China geological survey, scale 1∶ 250 000, 1 sheet.
Cuif, J.P., 1974. Recherches surles Madreporaires du Trias. II. Astraeoida. Revision desgenres
Montlivaltia et Thecosmilia. Etude de quelques types structuraux du Trias de Turquie. Bull. Mus.
Nat. Hist. Nat. Paris 3, 290–400.
Dai, J.J., Qu, X.M., 2012. Structural Pattern and Alteration Information Derived from Remote Sensing
Data and Their Significance for Ore Search in the Duolong Copper-Ore Concentration Area of Tibet.
Geology and Exploration 48, 815–822(in Chinese with English abstract).
Deng
15
Duan, Z.M., Li, G.M., Zhang, H., Duan, Y.Y., 2013. The formation and its geologic significance of Late
Triassic–Jurassic accretionary complexes and constraints on metallogenic and geological settings in
Duolong porphyry copper gold ore concentration area, northern Bangong Co–Nujiang suture zone,
Tibet. Geological Bulletin of China 32, 742–750 (in Chinese with English abstract).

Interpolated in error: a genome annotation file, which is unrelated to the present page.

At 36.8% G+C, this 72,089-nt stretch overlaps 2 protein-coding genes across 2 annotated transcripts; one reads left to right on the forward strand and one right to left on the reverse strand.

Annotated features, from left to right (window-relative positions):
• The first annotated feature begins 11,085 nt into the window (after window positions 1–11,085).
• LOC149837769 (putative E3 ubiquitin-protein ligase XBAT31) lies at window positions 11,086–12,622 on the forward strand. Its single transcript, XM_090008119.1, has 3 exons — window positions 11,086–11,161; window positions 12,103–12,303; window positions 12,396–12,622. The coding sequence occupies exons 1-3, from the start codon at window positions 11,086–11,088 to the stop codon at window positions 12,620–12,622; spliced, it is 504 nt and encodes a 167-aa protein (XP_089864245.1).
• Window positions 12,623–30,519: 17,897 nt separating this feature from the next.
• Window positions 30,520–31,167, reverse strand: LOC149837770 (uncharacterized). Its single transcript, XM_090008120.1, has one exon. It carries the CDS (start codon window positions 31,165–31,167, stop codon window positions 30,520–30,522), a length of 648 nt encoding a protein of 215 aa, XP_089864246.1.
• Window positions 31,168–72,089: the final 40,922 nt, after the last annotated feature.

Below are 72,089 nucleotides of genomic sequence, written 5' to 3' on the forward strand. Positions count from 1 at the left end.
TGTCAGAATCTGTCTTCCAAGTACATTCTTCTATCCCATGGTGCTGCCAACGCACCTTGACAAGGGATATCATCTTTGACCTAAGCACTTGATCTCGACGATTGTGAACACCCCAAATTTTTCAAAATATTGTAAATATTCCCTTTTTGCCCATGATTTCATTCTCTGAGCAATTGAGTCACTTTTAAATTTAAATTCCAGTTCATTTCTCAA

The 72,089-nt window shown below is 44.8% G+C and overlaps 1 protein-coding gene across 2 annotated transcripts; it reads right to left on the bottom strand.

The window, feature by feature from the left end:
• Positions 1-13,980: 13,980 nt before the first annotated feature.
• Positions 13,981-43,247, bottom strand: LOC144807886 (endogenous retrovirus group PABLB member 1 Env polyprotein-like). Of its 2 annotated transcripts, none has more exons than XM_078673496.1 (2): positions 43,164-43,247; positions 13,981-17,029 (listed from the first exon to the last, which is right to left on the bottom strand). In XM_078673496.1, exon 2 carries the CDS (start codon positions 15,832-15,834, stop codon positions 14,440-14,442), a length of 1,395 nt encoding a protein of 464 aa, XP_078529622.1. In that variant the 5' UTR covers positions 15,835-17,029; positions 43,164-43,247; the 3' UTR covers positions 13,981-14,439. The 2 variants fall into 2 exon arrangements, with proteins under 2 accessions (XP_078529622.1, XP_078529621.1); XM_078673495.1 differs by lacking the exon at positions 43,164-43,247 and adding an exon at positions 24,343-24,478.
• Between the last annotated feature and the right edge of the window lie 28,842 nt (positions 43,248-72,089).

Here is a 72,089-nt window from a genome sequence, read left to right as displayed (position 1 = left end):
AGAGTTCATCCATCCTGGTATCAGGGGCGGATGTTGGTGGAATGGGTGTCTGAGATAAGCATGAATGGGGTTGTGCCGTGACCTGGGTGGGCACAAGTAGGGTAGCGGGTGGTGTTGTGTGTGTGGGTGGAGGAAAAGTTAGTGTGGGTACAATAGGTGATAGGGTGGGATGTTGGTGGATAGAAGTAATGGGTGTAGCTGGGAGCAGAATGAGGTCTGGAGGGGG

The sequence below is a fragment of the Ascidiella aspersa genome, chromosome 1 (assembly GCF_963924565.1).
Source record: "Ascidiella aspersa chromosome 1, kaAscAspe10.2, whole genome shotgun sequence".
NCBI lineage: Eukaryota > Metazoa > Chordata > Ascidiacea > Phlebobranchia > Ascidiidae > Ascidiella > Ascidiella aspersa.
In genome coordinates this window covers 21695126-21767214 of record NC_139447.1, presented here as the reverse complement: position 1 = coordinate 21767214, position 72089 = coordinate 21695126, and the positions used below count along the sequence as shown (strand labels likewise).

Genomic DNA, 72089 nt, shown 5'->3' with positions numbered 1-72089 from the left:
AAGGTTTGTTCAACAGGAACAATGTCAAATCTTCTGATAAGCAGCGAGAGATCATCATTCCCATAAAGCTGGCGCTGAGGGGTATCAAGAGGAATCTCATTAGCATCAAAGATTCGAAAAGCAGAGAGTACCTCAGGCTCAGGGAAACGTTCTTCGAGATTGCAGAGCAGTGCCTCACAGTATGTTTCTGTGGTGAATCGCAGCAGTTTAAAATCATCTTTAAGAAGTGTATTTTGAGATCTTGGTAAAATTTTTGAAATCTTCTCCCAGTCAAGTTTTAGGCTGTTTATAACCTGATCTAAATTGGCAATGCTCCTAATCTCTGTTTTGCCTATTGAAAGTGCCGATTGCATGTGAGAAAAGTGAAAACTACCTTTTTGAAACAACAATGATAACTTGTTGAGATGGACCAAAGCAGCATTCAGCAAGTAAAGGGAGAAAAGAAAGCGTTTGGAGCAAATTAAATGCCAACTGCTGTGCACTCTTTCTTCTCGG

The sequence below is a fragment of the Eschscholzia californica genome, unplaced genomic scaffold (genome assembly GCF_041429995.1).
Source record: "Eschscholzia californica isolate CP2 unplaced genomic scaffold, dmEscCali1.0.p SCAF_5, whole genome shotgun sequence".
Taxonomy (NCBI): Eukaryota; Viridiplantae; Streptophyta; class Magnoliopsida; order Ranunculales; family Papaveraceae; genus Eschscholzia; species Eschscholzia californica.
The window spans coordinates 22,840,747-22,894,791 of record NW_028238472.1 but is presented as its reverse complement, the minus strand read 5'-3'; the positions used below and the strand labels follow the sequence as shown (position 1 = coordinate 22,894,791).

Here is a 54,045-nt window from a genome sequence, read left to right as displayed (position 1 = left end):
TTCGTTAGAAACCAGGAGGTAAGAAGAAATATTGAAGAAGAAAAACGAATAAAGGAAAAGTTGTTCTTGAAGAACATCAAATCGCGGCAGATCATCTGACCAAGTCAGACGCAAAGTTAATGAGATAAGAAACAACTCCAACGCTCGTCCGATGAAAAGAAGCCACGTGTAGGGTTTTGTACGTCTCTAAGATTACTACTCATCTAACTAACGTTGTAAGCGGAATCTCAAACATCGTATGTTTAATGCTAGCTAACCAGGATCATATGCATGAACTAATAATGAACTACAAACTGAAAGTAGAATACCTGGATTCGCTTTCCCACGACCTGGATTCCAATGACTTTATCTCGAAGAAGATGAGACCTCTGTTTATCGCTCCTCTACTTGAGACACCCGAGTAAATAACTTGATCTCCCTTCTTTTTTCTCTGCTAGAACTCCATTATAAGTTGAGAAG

:
16
Huang, Q.S., Shi, R.D., Ding, B.H., Liu, D.L., Zhang, X.R., Pan, S.Q., Zhi, C.X., 2012. Re-Os isotopic
evidence of MOR-type ophiolite from the Bangong Co for the opening of Bangong-Nujiang Tethys
Ocean. Acta Petrologica et Mineralogica 31, 465–478(in Chinese with English abstract).
in Chinese with English abstract
Li, C., Dong, Y.S., Zhai, Q.G., Wang, L.Q., Yan, Q.R., Wu, Y.W., He, T.T., 2008. Discovery of
Eopaleozoic ophiolite in the Qiangtang of Tibet Plateau: evidence from SHRIMP U–Pb dating and its
tectonic implications. Acta Petrol. Sin 24, 31–36 (in Chinese with English abstract).
Li, G.M., Li, J.X., Qin, K.Z., Duo, J., Zhang, T.P., Xiao, B., Zhao, J.X., 2011a. Geology and Hydrothermal
Altermation of the Duobuza Gold-Rich Porphyry Copper Dsitrict in the Bangongco Metallogenetic
Belt, Northwest Tibet. Resourse Geology 62, 99–188.
Li, G.M., Duan, Z.M., Liu, B., Zhang, H., Dong, S.L., Zhang, L. 2011b. The discovery of Jurassic
accretionary complexes in Duolong area, northern Bangong Co-Nujiang suture zone, Tibet,and its
geologic significance. Geological Bulletin of China 30, 1256–1260(in Chinese with English
17
abstract).
Li, J.X., Li, G.M., Qin, K.Z., Xiao, B., 2008. Geochemistry of porphyries and volcanic rocks and
ore-forming geochronology of Duobuza gold-rich porphyry copper deposit in Bangonghu belt, Tibet: